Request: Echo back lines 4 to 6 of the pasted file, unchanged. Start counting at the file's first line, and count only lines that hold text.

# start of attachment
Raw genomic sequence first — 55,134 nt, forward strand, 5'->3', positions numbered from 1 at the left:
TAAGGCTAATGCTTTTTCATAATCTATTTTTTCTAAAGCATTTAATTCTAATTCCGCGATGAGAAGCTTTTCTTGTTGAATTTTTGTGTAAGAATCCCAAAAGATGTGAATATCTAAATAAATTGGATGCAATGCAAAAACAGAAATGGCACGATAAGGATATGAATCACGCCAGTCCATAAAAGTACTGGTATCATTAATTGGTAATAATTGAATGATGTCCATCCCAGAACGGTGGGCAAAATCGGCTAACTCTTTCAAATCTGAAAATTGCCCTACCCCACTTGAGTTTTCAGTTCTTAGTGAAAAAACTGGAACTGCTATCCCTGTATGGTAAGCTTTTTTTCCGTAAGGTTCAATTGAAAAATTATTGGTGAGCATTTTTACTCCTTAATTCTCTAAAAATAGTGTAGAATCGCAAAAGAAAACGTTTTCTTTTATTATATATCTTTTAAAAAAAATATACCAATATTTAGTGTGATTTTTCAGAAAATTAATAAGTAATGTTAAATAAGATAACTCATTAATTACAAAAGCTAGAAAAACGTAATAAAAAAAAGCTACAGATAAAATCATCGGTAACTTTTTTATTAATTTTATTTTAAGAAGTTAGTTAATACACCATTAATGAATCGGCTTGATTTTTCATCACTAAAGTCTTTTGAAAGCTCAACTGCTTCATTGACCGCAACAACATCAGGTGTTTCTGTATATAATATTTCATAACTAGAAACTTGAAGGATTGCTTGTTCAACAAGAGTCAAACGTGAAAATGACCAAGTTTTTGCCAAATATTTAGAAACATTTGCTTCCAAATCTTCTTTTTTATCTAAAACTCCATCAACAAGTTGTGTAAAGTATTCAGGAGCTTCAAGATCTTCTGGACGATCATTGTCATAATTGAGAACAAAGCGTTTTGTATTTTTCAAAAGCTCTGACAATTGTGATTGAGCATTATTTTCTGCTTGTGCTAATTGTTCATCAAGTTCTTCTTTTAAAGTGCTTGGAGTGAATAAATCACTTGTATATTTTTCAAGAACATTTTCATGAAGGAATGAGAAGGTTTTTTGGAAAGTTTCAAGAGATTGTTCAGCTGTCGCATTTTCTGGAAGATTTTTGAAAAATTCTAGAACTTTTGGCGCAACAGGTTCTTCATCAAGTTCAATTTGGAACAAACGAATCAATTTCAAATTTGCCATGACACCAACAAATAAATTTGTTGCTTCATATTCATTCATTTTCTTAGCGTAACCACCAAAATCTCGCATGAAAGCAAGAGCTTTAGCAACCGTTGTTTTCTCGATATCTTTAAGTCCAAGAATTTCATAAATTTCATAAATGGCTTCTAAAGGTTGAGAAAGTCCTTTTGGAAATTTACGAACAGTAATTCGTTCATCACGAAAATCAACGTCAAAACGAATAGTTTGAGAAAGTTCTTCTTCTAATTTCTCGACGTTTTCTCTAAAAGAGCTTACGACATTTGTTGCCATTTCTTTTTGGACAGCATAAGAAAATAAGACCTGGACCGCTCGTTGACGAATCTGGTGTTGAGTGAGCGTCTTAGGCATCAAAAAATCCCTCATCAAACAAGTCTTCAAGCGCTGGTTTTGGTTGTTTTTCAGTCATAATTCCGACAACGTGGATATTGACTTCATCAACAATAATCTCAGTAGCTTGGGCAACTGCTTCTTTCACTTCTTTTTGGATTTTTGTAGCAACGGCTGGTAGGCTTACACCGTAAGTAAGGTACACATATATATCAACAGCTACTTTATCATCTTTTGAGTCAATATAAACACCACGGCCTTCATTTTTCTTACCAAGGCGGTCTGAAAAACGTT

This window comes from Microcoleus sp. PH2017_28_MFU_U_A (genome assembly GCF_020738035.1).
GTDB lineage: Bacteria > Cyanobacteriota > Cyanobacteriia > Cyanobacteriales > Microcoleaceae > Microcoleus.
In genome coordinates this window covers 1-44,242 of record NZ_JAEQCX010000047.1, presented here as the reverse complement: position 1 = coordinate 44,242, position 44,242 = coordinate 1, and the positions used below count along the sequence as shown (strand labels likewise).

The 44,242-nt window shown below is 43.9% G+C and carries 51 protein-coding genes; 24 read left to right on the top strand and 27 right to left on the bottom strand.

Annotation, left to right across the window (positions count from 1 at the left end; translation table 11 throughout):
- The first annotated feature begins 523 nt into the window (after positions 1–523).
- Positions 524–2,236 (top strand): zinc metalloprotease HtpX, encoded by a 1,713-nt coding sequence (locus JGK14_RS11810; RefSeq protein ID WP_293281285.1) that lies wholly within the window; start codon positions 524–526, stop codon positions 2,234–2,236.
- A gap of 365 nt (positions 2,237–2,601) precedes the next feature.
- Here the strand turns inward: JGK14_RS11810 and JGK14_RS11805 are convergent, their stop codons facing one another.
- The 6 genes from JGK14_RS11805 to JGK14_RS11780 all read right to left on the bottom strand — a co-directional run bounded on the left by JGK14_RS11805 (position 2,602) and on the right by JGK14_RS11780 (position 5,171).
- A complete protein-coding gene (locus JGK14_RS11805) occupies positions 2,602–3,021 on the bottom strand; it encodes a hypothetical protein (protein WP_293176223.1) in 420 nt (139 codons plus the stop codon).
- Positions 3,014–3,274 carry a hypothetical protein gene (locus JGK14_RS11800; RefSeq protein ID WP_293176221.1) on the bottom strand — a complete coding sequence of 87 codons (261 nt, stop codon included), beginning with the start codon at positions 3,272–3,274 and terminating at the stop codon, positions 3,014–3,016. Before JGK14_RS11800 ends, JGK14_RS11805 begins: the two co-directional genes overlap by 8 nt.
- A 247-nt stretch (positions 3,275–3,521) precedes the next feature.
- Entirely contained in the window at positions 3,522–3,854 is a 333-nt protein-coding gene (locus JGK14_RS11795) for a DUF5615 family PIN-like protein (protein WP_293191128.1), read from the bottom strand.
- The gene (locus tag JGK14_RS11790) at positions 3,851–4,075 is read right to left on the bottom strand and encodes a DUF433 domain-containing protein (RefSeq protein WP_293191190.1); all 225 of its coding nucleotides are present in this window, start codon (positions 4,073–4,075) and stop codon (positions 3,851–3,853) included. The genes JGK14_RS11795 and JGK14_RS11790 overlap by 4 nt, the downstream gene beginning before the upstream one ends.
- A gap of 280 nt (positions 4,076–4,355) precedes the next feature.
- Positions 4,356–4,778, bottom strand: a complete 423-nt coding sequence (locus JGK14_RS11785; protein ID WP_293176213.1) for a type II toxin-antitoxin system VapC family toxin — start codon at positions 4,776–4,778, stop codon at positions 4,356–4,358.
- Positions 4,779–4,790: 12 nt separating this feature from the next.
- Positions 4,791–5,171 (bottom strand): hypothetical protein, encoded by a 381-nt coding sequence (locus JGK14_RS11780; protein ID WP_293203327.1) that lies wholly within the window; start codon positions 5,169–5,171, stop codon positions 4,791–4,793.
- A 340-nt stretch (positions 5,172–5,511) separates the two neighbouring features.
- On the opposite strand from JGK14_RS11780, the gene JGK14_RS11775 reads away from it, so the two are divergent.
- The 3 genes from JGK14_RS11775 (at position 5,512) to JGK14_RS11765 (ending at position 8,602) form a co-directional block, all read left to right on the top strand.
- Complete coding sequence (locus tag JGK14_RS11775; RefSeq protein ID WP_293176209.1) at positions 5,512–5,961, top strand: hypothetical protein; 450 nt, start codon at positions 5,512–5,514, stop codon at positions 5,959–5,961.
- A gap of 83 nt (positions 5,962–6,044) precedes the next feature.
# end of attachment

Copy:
GTDB lineage: Bacteria > Cyanobacteriota > Cyanobacteriia > Cyanobacteriales > Microcoleaceae > Microcoleus.
In genome coordinates this window covers 1-44,242 of record NZ_JAEQCX010000047.1, presented here as the reverse complement: position 1 = coordinate 44,242, position 44,242 = coordinate 1, and the positions used below count along the sequence as shown (strand labels likewise).

The 44,242-nt window shown below is 43.9% G+C and carries 51 protein-coding genes; 24 read left to right on the top strand and 27 right to left on the bottom strand.